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End Play - Bridge

Bridge-Commons

The last two months has seen the passing of Gert Guttman and Bill Shutts, great brothers-in-law and friends whom I will sorely miss. Gert was well-known to many readers and a touching tribute to him is featured in this edition of ESRA Magazine. Bill was not, but amongst many other things, he was my personal bridge guru and so I would like to dedicate this article to his memory and the many great hands we played together.

Few things at the bridge table give as much satisfaction as bringing home a contract or making the extra trick through the execution of an end-play. In the broadest terms, an end-play involves declarer engineering a situation where, on conceding a trick to an opponent – throwing him in, so to speak - the said opponent has no option other than to give declarer a means of making a trick or tricks he or she would not normally have been able to make.

Bill was a master of the art of end-plays and squeezes. Shortly before he passed away, I had the vicarious satisfaction of watching him making short work of a Club game contact in an on-line pairs tournament. In suit contracts, end-plays most commonly involve the elimination of cards in two of the side suits from both declarer's own hand and dummy so that on being thrown in, the opponent either has to give declarer a free finesse in the third suit or concede a "ruff and sluff" allowing declarer to trump the card led in in one hand and discard a loser from the other. Setting up such a position is often easier said than done. Not so with Bill.

He was the dealer, sitting in the South seat, non-vulnerable against vulnerable opponents:

North
♠ 1 0 6
A Q 2
 7 6 2
♣ 7 6 5 4 3

West
♠ A Q 4 2
 1 0 9 6
 K J 1 0 9 5
♣ 1 0

East
♠ K J 9 7 5 3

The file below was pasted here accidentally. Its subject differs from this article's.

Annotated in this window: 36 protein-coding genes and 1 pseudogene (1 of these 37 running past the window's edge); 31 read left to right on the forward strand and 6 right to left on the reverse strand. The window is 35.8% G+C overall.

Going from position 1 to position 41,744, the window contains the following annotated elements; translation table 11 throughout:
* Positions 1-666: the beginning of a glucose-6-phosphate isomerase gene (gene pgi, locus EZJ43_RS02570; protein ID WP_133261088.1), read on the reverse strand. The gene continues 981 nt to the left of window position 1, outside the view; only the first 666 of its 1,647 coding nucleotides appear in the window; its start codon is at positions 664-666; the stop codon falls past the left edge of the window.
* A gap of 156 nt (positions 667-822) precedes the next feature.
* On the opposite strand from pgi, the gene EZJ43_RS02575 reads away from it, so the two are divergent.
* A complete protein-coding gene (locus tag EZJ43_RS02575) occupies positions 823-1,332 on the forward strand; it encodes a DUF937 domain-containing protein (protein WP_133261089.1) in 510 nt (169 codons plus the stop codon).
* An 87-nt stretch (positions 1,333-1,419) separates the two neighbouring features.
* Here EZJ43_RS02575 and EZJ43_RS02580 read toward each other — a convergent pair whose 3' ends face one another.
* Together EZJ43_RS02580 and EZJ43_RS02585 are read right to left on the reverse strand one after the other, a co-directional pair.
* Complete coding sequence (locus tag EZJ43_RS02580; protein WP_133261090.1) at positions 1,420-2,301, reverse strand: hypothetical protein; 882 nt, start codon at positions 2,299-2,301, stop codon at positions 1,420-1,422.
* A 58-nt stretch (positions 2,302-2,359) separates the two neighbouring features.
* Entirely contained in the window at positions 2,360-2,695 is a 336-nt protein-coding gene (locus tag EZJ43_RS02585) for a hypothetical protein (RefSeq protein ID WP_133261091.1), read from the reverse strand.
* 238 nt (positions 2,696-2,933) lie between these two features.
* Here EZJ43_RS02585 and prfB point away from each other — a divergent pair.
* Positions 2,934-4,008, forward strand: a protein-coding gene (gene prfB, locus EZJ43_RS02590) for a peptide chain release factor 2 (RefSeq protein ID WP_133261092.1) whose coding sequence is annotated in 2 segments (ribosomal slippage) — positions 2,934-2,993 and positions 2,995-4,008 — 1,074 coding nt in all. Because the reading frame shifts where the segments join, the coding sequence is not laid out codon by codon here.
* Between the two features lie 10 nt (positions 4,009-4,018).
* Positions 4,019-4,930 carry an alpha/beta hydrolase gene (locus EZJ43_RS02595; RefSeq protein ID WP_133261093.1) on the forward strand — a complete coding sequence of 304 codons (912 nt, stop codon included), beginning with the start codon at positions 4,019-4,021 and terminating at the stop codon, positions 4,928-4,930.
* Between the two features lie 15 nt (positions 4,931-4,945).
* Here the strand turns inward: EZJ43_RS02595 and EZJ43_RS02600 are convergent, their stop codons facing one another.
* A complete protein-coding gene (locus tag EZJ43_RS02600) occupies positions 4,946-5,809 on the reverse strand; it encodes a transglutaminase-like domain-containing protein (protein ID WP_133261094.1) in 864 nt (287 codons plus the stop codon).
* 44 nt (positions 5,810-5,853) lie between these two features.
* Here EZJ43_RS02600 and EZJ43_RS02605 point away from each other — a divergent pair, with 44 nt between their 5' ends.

J 7 5 4 3
 3
♣ Q

South
♠ 8
 K 8
 A Q 8 4
♣ A K J 9 8 2

The bidding was aggressive and quick: 1Cl-Double-3Cl-4Sp-5Cl-Pass-Pass-Pass. At unfavorable vulnerability, the opponents wisely chose not to compete over 5Cl.

West led the ♠ A and switched to a heart which Bill won in hand with the K. He then played the ♣ A, felling the opponents' trumps, and now made the seemingly innocuous, but vital, play of the ♣2 to dummy's ♣7. This allowed him entry to dummy to lead dummy's remaining spade and ruff it in his hand, thereby eliminating the spade suit. Child's play for Bill, though not necessarily for the rest of us. He next played his 8 to dummy's Q and cashed the A eliminating that suit too and, importantly, leaving him in dummy to lead the 2 towards his hand:

North
♠ -
 -
 7 6 2
♣ 6 5 4

West
♠ Q 4
 -
 K J 1 0 9
♣ -

East
♠ K J 9
 J 7
 3
♣ -

South
♠ -
 -
 A Q 8
♣ K J 8

The rest of the hand was obvious now that he had done the proper groundwork. When East played the 3, he played the 8, throwing West in. West was end-played. He could either lead a diamond into Bill's AQ allowing him to make two diamond tricks or play a spade. West chose the latter. Bill discarded a diamond loser from dummy and ruffed in his hand. The A followed by the ruff of the Q in dummy brought home the contract.

Another all-time favorite from Bill's repertoire: This time Bill, again in the South seat, was declarer in 3NT, which West, feeling pretty certain of being able to make at least 5 tricks, inadvisably doubled:

North
♠ A 9 6 2
 8 2
 7 2
♣ J 6 5 4 3

West
♠ K J 1 0 7 5
 A K 6
 K 9 5
♣ 1 0 2

East
♠ 4 3
 Q 5 4 3
 J 1 0 6 5 3
♣ 9 8

South
♠ Q 8
 J 1 0 9 7
 A Q 8
♣ A K Q 7

West led the ♠J which Bill won in hand with the ♠Q. He then played 5 rounds of clubs, discarding the 8 from his hand on dummy's last club. East in the meantime discarded a spade and two diamonds, and West, not unreasonably, a spade, a diamond and a heart, leaving the following 7-card position:

North
♠ A 9 6
 8 2
 7 2
♣ -

West
♠ K 1 0 7
 A K
 K 9
♣ -

East
♠ -
 Q 5 4 3
 J 1 0 6
♣ -

South
♠ Q 8
 J 1 0 9 7
 A Q
♣ -

He next played the8 from dummy round to West's K. West played the ♠ K which Bill won in dummy with the ♠ A. Another heart threw West in again with the A. West could now cash the ♠ 10 and ♠ 7 for his third trick and forth tricks but was now forced to lead away from his K, giving Bill two diamond tricks and the contract.

Rest in peace, Bill. May all your heavenly finesses go right.

 

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Wednesday, 04 August 2021

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